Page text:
lars.

There is greater quaintness and obscurity The infinite variety of opinions in matters of reli- in his style; he is fond of discussing abstruse and gion, as they have troubled Christendom with inte conjectural points, such as only a humorist can rests, factions, and partialities, so have they caused seriously trouble himself about; and he displays great divisions of the heart, and variety of thoughts throughout his writings the mind rather of an and designs, amongst pious and prudent men. For they all, seeing the inconveniences which the disunion of persuasions and opinions have produced, directly or accidentaıly, have thought themselves obliged to stop this inundation of mischiefs, and have made attempts accordingly. But it hath happened to most of them as to a mistaken physician, who gives excelSent physic, but misapplies it, and so misses of his cure. So have these men ; their attempts have, therefore, been ineffectual; for they put their help to a wrong part, or they have endeavoured to cure the symptoms, and have let the disease alone till it seemed incurable. Some have endea roured to re-unite these fractions, by propounding such a guide which they were all bound to follow; hoping that the unity of a guide would have persuaded unity of minds; but who this guide should be, at last became such a question, that it was made part of the fire that was to be quenched, so far was it from extinguishing any part of the flame. Others thought of a rule, and this must be the means of union, or nothing could do it. But, supposing all the world had been agreed of this rule, yet the interpretation of it was so full of variety, that this also became part of the disease for which the cure

Bir Thomas Browne. was pretended. All men resolved upon this, that, though they yet had not hit upon the right, yet some amiable and eccentric scholar, than of a man who way must be thought upon to reconcile differences in takes an interest in the great concerns of humanity. opinion; thinking, so long as this variety should last, Browne was born in London in 1605, and, after being Christ's kingdom was not advanced, and the work of educated at Winchester and Oxford, proceeded to the gospel went on but slowly. Few men, in the mean travel, first in Ireland, and subsequently in France, time, considered, that so long as men had such variety Italy, and Holland. He belonged to the medical of principles, such several constitutions, educations, profession, and having obtained his doctor's degree tempers, and distempers, hopes, interests, and weak at Leyden, settled finally as a practitioner at Nor. nesses, degrees of light and degrees of understanding, wich. His first work, entitled Religio Medici— The it was impossible all should be of one mind. And Religion of a Physician'—was published in 1642, and what is impossible to be done, is not necessary it should immediately rendered him famous as a literary man. be done. And, therefore, although variety of opinions In this singular production, he gives a minute account was impossible to be cured, and they who attempted of his opinions not only on religious, but on a variety it did like him who claps his shoulder to the ground of philosophical and fanciful points, besides affording to stop an earthquake; yet the inconveniences arising the reader many glimpses into the eccentricities of from it might possibly be cured, not by uniting their his personal character. The language of that work beliefs, that was to be despaired of, but by curing that is bold and poetical, adorned with picturesque imawhich caused these mischiefs, and accidental inconveniences, of their disagreeings. For although these gery, but frequently pedantic, rugged, and obscure. inconveniences, which every man sees and feels, were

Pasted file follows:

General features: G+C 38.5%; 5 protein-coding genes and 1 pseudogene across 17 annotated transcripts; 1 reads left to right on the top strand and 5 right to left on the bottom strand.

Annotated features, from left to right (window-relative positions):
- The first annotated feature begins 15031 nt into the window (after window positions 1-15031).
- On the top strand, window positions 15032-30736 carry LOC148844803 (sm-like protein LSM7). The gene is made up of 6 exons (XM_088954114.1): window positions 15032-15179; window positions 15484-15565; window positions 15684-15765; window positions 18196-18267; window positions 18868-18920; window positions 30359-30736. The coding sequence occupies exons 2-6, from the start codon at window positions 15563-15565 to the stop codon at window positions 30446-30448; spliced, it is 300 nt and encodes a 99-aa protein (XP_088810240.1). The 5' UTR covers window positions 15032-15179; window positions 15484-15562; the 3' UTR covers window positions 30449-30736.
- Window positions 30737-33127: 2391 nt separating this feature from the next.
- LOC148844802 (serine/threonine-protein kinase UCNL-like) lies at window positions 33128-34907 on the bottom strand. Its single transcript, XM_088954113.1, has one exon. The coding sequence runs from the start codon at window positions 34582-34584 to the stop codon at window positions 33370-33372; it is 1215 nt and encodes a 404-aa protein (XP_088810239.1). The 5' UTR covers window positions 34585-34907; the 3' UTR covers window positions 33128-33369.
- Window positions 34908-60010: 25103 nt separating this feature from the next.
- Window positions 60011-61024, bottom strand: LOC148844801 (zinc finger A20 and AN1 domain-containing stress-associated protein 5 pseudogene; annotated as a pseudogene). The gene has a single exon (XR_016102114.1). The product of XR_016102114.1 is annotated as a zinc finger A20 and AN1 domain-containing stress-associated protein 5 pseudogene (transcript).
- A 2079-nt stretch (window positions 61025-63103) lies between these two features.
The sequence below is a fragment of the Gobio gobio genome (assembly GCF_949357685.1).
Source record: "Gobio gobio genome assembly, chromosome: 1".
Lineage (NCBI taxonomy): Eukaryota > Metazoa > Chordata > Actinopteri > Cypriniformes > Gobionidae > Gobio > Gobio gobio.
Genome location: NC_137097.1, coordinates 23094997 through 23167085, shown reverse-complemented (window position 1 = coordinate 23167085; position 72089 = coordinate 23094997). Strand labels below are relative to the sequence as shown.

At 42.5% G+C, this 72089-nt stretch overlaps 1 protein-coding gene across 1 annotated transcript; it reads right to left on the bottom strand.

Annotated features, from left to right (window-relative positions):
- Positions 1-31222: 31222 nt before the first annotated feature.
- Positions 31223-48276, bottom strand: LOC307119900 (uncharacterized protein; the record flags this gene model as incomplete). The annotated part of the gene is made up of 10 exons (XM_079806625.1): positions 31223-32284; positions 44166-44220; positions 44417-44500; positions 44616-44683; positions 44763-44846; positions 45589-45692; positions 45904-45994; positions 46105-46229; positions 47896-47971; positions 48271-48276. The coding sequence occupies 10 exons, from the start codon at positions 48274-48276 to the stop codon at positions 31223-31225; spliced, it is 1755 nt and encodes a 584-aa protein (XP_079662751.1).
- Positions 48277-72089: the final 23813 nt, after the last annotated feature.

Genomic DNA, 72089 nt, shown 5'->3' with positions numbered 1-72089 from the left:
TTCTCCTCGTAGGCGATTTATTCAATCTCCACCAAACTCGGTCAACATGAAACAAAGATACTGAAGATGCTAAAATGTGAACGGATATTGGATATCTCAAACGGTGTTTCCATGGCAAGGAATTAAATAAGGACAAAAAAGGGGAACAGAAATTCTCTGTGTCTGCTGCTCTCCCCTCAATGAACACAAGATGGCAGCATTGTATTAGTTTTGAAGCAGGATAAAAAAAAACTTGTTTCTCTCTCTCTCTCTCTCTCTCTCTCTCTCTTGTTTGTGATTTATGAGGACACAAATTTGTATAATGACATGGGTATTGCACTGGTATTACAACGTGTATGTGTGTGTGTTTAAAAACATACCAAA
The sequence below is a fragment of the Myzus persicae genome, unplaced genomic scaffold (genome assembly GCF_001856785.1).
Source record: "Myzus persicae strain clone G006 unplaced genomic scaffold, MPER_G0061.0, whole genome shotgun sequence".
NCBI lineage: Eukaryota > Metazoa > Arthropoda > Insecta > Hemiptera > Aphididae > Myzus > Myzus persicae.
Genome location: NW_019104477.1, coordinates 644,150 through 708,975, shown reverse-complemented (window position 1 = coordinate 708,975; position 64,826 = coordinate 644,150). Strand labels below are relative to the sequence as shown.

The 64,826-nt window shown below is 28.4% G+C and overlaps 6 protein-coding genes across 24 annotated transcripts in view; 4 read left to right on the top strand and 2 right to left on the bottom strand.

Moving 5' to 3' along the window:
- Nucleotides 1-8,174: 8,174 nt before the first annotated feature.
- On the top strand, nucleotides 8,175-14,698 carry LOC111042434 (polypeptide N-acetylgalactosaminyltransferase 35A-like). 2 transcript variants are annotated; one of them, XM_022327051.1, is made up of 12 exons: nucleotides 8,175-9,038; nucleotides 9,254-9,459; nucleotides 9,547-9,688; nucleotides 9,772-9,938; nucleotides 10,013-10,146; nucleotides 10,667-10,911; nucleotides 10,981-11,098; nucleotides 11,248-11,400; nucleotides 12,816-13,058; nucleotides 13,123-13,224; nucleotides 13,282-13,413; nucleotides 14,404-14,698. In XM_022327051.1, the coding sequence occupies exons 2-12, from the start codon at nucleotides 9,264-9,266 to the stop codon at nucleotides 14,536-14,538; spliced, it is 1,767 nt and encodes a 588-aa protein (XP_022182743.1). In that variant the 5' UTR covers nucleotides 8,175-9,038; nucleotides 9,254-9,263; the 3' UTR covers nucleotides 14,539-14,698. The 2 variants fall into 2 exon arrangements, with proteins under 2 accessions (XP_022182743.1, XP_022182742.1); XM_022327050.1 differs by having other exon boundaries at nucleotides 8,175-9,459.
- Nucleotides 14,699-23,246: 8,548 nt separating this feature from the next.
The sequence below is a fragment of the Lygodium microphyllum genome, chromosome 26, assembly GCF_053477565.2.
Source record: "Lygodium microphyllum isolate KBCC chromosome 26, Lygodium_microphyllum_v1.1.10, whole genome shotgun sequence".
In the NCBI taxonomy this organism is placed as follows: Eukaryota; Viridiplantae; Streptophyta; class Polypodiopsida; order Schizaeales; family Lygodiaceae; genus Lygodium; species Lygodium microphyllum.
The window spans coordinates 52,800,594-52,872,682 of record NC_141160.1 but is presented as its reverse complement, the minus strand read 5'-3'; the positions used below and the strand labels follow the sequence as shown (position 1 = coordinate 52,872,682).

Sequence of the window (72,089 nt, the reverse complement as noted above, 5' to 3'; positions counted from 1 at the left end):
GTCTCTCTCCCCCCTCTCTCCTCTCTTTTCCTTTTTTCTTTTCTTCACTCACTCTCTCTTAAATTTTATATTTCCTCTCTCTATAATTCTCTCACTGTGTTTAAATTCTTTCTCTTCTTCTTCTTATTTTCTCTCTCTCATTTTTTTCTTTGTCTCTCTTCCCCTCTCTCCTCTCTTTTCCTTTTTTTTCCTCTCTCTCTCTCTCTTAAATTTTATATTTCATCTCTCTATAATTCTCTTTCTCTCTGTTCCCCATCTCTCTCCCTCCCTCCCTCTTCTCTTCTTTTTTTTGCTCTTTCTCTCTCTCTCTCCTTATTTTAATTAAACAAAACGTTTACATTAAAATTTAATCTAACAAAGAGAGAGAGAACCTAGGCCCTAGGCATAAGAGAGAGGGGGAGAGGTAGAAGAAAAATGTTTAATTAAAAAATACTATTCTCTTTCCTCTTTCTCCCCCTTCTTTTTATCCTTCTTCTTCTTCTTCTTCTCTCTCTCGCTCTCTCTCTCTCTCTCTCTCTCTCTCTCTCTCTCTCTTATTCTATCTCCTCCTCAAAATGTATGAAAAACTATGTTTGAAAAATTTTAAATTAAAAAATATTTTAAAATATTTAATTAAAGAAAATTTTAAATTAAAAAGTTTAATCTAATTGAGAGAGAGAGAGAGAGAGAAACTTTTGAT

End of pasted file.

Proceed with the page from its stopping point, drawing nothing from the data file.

His next publication, entitled Pseudodoxia Epidemica, consequent to this diversity of persuasions, yet it was It is much more philosophical in its character than

or • Treatise on Vulgar Errors,' appeared in 1646. but accidentally and by chance; inasmuch as we see the Religio Medici,' and is considered the most solid that in many things, and they of great concernment, and useful of his productions. The following enumemen allow to themselves and to each other a liberty ration of some of the errors which he endeavours to of disagreeing, and no hurt neither. And certainly, if diversity of opinions were, of itself, the cause of dispel, will serve both to show the kind of matters mischiefs, it would be so ever'; that is, regularly and he was fond of investigating, and to exemplify the universally. But that we see it is not. For there notions which prevailed in the seventeenth century. are disputes in Christendom concerning matters of That crystal is nothing else but ice strongly congreater concernment than most of those opinions that gealed; that a diamond is softened or broken by the distinguish sects and make factions; and yet, because blood of a goat; that a pot full of ashes will contain men are permitted to differ in those great matters, as much water as it would without them; that bays such evils are not consequent to such differences, as preserve from the mischief of lightning and thunder; are to the uncharitable managing of smaller and more